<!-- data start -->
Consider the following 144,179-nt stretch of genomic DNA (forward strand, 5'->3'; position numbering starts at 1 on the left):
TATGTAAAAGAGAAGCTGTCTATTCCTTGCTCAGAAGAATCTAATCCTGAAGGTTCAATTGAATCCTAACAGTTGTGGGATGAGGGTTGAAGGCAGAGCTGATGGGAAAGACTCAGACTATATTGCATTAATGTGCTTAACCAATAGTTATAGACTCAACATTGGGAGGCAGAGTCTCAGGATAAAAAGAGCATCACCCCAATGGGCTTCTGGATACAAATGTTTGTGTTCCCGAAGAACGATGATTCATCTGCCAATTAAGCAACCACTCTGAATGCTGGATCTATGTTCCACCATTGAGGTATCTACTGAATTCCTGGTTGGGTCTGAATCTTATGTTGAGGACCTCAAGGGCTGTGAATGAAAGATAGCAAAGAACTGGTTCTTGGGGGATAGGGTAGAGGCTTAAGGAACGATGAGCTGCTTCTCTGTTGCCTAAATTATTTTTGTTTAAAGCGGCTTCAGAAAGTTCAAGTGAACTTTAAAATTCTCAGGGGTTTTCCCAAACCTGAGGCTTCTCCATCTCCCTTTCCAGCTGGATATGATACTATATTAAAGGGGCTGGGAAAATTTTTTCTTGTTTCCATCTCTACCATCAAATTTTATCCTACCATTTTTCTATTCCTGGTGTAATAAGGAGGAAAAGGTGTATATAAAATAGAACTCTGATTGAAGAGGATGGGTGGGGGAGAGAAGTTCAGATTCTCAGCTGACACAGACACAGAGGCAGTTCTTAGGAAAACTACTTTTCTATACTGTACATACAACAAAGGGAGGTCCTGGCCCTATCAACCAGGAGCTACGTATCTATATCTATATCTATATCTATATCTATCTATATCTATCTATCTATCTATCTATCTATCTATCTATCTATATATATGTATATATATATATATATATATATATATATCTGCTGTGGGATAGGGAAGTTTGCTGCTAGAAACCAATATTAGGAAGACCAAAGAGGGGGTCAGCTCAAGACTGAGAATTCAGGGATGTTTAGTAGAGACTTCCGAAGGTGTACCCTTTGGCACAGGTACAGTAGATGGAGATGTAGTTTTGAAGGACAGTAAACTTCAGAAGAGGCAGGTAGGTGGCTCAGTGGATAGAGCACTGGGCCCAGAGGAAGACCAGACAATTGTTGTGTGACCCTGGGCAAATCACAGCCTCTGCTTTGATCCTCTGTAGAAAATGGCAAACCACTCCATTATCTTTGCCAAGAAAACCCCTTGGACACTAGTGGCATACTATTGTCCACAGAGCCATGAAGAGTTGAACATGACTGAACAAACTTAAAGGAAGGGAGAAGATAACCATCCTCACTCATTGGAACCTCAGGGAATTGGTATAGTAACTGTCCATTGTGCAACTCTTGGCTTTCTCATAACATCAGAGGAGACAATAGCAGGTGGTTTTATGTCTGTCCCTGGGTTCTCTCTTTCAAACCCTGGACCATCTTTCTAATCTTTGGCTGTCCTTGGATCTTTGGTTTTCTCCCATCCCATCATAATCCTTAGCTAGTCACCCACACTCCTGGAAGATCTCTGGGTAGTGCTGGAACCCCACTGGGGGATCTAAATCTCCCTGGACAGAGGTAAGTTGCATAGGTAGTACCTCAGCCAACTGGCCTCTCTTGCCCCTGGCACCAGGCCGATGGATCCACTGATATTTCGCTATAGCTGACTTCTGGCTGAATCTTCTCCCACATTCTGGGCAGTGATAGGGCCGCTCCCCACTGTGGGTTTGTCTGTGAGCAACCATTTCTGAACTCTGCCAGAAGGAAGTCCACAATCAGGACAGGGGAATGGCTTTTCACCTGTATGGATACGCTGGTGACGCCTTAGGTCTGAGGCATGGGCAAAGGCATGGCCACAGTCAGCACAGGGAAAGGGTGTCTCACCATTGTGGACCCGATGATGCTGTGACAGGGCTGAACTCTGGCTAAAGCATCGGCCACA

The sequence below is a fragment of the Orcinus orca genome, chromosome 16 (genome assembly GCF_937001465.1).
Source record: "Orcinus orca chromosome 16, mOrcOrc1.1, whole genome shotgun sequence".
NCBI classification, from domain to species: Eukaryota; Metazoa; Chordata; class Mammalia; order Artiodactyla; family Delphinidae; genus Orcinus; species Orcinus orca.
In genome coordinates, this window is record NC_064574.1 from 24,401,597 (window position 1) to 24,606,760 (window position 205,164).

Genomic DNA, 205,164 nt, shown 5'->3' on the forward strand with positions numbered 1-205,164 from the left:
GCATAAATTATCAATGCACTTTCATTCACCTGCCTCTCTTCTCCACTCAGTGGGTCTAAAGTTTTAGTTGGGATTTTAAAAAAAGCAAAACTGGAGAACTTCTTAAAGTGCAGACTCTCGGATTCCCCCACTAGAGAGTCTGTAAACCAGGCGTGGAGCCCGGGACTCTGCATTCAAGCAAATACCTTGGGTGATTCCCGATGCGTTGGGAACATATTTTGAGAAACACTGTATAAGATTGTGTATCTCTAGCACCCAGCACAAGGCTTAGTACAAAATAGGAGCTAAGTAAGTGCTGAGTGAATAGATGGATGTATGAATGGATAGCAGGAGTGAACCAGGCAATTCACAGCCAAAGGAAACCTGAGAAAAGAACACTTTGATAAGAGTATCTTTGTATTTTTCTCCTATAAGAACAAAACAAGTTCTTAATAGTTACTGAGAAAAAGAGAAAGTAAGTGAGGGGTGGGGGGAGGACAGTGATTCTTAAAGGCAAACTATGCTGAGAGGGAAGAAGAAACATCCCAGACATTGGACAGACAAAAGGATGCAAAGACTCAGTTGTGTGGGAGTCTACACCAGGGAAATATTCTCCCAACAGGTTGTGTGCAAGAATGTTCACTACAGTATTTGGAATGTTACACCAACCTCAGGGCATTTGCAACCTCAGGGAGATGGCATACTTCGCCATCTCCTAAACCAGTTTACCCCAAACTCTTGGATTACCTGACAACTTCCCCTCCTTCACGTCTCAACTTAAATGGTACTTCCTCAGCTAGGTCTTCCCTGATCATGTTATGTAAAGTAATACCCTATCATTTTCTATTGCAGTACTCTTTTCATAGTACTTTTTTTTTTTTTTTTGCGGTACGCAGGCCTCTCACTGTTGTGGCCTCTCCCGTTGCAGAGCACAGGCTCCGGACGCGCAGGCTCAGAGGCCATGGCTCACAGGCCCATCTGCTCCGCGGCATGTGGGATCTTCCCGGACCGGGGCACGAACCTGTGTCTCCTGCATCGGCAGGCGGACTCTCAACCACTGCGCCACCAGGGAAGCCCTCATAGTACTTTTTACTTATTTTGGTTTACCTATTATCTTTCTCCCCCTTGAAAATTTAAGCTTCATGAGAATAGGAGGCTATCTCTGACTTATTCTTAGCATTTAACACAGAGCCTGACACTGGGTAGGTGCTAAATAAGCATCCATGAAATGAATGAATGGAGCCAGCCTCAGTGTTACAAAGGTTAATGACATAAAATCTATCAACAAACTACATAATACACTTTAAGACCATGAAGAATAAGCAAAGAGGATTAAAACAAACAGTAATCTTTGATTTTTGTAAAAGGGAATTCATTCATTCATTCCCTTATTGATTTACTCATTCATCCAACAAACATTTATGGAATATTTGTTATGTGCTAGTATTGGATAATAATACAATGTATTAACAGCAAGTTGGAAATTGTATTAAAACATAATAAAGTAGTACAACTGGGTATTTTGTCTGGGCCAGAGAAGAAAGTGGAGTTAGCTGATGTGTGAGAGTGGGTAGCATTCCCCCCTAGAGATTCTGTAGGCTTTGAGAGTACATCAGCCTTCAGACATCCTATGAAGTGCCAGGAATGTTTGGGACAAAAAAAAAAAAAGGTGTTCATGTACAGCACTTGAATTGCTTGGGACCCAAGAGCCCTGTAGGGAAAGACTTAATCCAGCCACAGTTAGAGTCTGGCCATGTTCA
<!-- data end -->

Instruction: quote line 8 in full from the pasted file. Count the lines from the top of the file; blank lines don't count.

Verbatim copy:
GCATAAATTATCAATGCACTTTCATTCACCTGCCTCTCTTCTCCACTCAGTGGGTCTAAAGTTTTAGTTGGGATTTTAAAAAAAGCAAAACTGGAGAACTTCTTAAAGTGCAGACTCTCGGATTCCCCCACTAGAGAGTCTGTAAACCAGGCGTGGAGCCCGGGACTCTGCATTCAAGCAAATACCTTGGGTGATTCCCGATGCGTTGGGAACATATTTTGAGAAACACTGTATAAGATTGTGTATCTCTAGCACCCAGCACAAGGCTTAGTACAAAATAGGAGCTAAGTAAGTGCTGAGTGAATAGATGGATGTATGAATGGATAGCAGGAGTGAACCAGGCAATTCACAGCCAAAGGAAACCTGAGAAAAGAACACTTTGATAAGAGTATCTTTGTATTTTTCTCCTATAAGAACAAAACAAGTTCTTAATAGTTACTGAGAAAAAGAGAAAGTAAGTGAGGGGTGGGGGGAGGACAGTGATTCTTAAAGGCAAACTATGCTGAGAGGGAAGAAGAAACATCCCAGACATTGGACAGACAAAAGGATGCAAAGACTCAGTTGTGTGGGAGTCTACACCAGGGAAATATTCTCCCAACAGGTTGTGTGCAAGAATGTTCACTACAGTATTTGGAATGTTACACCAACCTCAGGGCATTTGCAACCTCAGGGAGATGGCATACTTCGCCATCTCCTAAACCAGTTTACCCCAAACTCTTGGATTACCTGACAACTTCCCCTCCTTCACGTCTCAACTTAAATGGTACTTCCTCAGCTAGGTCTTCCCTGATCATGTTATGTAAAGTAATACCCTATCATTTTCTATTGCAGTACTCTTTTCATAGTACTTTTTTTTTTTTTTTTGCGGTACGCAGGCCTCTCACTGTTGTGGCCTCTCCCGTTGCAGAGCACAGGCTCCGGACGCGCAGGCTCAGAGGCCATGGCTCACAGGCCCATCTGCTCCGCGGCATGTGGGATCTTCCCGGACCGGGGCACGAACCTGTGTCTCCTGCATCGGCAGGCGGACTCTCAACCACTGCGCCACCAGGGAAGCCCTCATAGTACTTTTTACTTATTTTGGTTTACCTATTATCTTTCTCCCCCTTGAAAATTTAAGCTTCATGAGAATAGGAGGCTATCTCTGACTTATTCTTAGCATTTAACACAGAGCCTGACACTGGGTAGGTGCTAAATAAGCATCCATGAAATGAATGAATGGAGCCAGCCTCAGTGTTACAAAGGTTAATGACATAAAATCTATCAACAAACTACATAATACACTTTAAGACCATGAAGAATAAGCAAAGAGGATTAAAACAAACAGTAATCTTTGATTTTTGTAAAAGGGAATTCATTCATTCATTCCCTTATTGATTTACTCATTCATCCAACAAACATTTATGGAATATTTGTTATGTGCTAGTATTGGATAATAATACAATGTATTAACAGCAAGTTGGAAATTGTATTAAAACATAATAAAGTAGTACAACTGGGTATTTTGTCTGGGCCAGAGAAGAAAGTGGAGTTAGCTGATGTGTGAGAGTGGGTAGCATTCCCCCCTAGAGATTCTGTAGGCTTTGAGAGTACATCAGCCTTCAGACATCCTATGAAGTGCCAGGAATGTTTGGGACAAAAAAAAAAAAAGGTGTTCATGTACAGCACTTGAATTGCTTGGGACCCAAGAGCCCTGTAGGGAAAGACTTAATCCAGCCACAGTTAGAGTCTGGCCATGTTCA